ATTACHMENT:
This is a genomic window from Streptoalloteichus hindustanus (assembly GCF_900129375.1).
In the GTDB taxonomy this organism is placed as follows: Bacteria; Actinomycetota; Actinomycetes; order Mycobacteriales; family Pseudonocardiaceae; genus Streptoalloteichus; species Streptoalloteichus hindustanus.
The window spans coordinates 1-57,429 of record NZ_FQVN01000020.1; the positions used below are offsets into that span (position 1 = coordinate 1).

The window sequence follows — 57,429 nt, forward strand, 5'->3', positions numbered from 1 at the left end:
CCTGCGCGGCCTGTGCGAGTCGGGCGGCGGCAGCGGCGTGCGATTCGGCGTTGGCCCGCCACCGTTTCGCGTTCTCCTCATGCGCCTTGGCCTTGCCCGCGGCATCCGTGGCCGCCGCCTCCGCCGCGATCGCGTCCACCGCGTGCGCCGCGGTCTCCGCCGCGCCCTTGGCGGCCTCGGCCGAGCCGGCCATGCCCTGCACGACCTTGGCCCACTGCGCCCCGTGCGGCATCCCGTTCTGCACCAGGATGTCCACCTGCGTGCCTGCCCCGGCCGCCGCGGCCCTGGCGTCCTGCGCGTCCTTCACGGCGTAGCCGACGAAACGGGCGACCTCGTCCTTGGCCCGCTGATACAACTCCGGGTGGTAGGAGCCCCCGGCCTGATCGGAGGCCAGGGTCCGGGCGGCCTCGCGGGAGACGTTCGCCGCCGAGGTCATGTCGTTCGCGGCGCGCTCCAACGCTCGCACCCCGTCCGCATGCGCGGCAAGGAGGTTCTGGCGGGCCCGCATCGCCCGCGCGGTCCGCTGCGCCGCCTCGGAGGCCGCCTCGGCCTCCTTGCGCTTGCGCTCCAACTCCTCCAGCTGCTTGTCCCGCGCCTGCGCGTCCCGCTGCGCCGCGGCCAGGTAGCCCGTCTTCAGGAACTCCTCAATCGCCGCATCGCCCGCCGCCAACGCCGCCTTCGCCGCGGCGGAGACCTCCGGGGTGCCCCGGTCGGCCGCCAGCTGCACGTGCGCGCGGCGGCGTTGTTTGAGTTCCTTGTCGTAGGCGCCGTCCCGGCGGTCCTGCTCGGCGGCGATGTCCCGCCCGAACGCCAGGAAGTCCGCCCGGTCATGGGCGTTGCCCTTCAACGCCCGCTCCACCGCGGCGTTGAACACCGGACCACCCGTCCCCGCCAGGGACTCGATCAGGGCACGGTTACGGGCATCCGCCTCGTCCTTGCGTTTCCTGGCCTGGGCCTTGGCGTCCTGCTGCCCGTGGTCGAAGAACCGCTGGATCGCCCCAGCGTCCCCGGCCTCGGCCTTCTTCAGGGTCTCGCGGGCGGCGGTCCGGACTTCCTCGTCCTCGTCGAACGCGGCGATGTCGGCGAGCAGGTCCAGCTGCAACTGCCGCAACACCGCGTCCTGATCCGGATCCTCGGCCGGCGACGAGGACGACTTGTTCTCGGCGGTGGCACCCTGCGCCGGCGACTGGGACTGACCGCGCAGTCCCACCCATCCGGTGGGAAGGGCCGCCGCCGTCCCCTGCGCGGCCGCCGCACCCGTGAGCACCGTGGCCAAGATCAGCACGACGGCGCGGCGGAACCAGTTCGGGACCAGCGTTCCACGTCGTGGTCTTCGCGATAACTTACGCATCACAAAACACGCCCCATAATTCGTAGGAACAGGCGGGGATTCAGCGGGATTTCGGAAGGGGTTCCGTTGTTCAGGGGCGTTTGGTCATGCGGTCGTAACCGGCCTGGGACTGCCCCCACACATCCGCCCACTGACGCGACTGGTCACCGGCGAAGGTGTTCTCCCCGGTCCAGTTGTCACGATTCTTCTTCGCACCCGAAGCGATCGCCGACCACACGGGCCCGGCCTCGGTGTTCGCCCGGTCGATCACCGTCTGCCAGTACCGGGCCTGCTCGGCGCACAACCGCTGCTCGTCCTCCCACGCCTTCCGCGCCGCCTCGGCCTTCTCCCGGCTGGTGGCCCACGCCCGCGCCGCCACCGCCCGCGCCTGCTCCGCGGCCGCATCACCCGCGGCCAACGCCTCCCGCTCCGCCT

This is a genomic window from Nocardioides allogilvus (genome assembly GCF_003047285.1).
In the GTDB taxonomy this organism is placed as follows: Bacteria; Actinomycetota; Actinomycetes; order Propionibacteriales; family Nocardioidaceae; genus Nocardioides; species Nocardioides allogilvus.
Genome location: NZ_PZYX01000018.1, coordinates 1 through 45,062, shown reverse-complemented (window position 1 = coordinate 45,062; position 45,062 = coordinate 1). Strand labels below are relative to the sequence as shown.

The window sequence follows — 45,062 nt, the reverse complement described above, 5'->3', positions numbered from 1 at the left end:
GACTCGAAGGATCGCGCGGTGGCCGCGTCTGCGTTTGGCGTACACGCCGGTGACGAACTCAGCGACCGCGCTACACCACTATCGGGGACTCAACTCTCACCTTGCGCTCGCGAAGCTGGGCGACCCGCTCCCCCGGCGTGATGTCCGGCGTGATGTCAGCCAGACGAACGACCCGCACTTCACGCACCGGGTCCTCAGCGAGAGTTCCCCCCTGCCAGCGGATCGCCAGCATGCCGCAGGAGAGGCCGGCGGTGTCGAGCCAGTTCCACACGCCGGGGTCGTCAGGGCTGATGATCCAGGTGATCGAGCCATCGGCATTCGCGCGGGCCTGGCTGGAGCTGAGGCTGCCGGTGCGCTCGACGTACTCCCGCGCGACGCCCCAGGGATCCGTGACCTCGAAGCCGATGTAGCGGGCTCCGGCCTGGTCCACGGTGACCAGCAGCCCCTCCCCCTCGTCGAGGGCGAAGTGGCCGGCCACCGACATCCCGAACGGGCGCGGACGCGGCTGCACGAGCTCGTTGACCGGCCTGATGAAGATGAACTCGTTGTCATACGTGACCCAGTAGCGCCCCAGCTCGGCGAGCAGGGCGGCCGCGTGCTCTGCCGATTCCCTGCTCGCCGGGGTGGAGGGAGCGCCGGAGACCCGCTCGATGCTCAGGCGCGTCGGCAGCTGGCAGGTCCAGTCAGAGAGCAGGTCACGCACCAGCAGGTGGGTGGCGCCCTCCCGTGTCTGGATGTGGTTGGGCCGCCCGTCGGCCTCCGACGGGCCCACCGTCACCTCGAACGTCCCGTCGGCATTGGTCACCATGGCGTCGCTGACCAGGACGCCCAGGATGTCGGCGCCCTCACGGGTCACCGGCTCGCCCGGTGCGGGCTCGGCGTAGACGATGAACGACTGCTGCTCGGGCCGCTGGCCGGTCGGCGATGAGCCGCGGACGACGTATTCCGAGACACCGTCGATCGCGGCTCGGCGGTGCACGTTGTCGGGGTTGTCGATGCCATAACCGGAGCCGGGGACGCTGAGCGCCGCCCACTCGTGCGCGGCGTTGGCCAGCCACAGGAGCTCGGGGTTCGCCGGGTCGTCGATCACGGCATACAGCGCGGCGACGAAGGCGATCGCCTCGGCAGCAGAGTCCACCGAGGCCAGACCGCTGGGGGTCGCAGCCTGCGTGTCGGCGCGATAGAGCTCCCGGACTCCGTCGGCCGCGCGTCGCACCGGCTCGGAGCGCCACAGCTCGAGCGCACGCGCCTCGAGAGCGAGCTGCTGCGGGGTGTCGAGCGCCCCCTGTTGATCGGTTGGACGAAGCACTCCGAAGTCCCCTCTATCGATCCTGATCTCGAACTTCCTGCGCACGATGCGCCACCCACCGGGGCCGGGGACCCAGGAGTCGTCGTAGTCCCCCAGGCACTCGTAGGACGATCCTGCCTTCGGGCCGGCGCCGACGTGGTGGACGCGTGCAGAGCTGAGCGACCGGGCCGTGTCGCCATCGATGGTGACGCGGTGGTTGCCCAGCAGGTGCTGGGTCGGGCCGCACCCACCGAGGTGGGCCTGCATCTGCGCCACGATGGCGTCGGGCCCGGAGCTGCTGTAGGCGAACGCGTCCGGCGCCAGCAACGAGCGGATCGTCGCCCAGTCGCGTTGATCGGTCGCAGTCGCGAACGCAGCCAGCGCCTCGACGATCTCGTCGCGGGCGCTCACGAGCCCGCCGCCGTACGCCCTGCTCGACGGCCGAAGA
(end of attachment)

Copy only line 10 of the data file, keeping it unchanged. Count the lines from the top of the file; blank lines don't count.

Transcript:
GACTCGAAGGATCGCGCGGTGGCCGCGTCTGCGTTTGGCGTACACGCCGGTGACGAACTCAGCGACCGCGCTACACCACTATCGGGGACTCAACTCTCACCTTGCGCTCGCGAAGCTGGGCGACCCGCTCCCCCGGCGTGATGTCCGGCGTGATGTCAGCCAGACGAACGACCCGCACTTCACGCACCGGGTCCTCAGCGAGAGTTCCCCCCTGCCAGCGGATCGCCAGCATGCCGCAGGAGAGGCCGGCGGTGTCGAGCCAGTTCCACACGCCGGGGTCGTCAGGGCTGATGATCCAGGTGATCGAGCCATCGGCATTCGCGCGGGCCTGGCTGGAGCTGAGGCTGCCGGTGCGCTCGACGTACTCCCGCGCGACGCCCCAGGGATCCGTGACCTCGAAGCCGATGTAGCGGGCTCCGGCCTGGTCCACGGTGACCAGCAGCCCCTCCCCCTCGTCGAGGGCGAAGTGGCCGGCCACCGACATCCCGAACGGGCGCGGACGCGGCTGCACGAGCTCGTTGACCGGCCTGATGAAGATGAACTCGTTGTCATACGTGACCCAGTAGCGCCCCAGCTCGGCGAGCAGGGCGGCCGCGTGCTCTGCCGATTCCCTGCTCGCCGGGGTGGAGGGAGCGCCGGAGACCCGCTCGATGCTCAGGCGCGTCGGCAGCTGGCAGGTCCAGTCAGAGAGCAGGTCACGCACCAGCAGGTGGGTGGCGCCCTCCCGTGTCTGGATGTGGTTGGGCCGCCCGTCGGCCTCCGACGGGCCCACCGTCACCTCGAACGTCCCGTCGGCATTGGTCACCATGGCGTCGCTGACCAGGACGCCCAGGATGTCGGCGCCCTCACGGGTCACCGGCTCGCCCGGTGCGGGCTCGGCGTAGACGATGAACGACTGCTGCTCGGGCCGCTGGCCGGTCGGCGATGAGCCGCGGACGACGTATTCCGAGACACCGTCGATCGCGGCTCGGCGGTGCACGTTGTCGGGGTTGTCGATGCCATAACCGGAGCCGGGGACGCTGAGCGCCGCCCACTCGTGCGCGGCGTTGGCCAGCCACAGGAGCTCGGGGTTCGCCGGGTCGTCGATCACGGCATACAGCGCGGCGACGAAGGCGATCGCCTCGGCAGCAGAGTCCACCGAGGCCAGACCGCTGGGGGTCGCAGCCTGCGTGTCGGCGCGATAGAGCTCCCGGACTCCGTCGGCCGCGCGTCGCACCGGCTCGGAGCGCCACAGCTCGAGCGCACGCGCCTCGAGAGCGAGCTGCTGCGGGGTGTCGAGCGCCCCCTGTTGATCGGTTGGACGAAGCACTCCGAAGTCCCCTCTATCGATCCTGATCTCGAACTTCCTGCGCACGATGCGCCACCCACCGGGGCCGGGGACCCAGGAGTCGTCGTAGTCCCCCAGGCACTCGTAGGACGATCCTGCCTTCGGGCCGGCGCCGACGTGGTGGACGCGTGCAGAGCTGAGCGACCGGGCCGTGTCGCCATCGATGGTGACGCGGTGGTTGCCCAGCAGGTGCTGGGTCGGGCCGCACCCACCGAGGTGGGCCTGCATCTGCGCCACGATGGCGTCGGGCCCGGAGCTGCTGTAGGCGAACGCGTCCGGCGCCAGCAACGAGCGGATCGTCGCCCAGTCGCGTTGATCGGTCGCAGTCGCGAACGCAGCCAGCGCCTCGACGATCTCGTCGCGGGCGCTCACGAGCCCGCCGCCGTACGCCCTGCTCGACGGCCGAAGA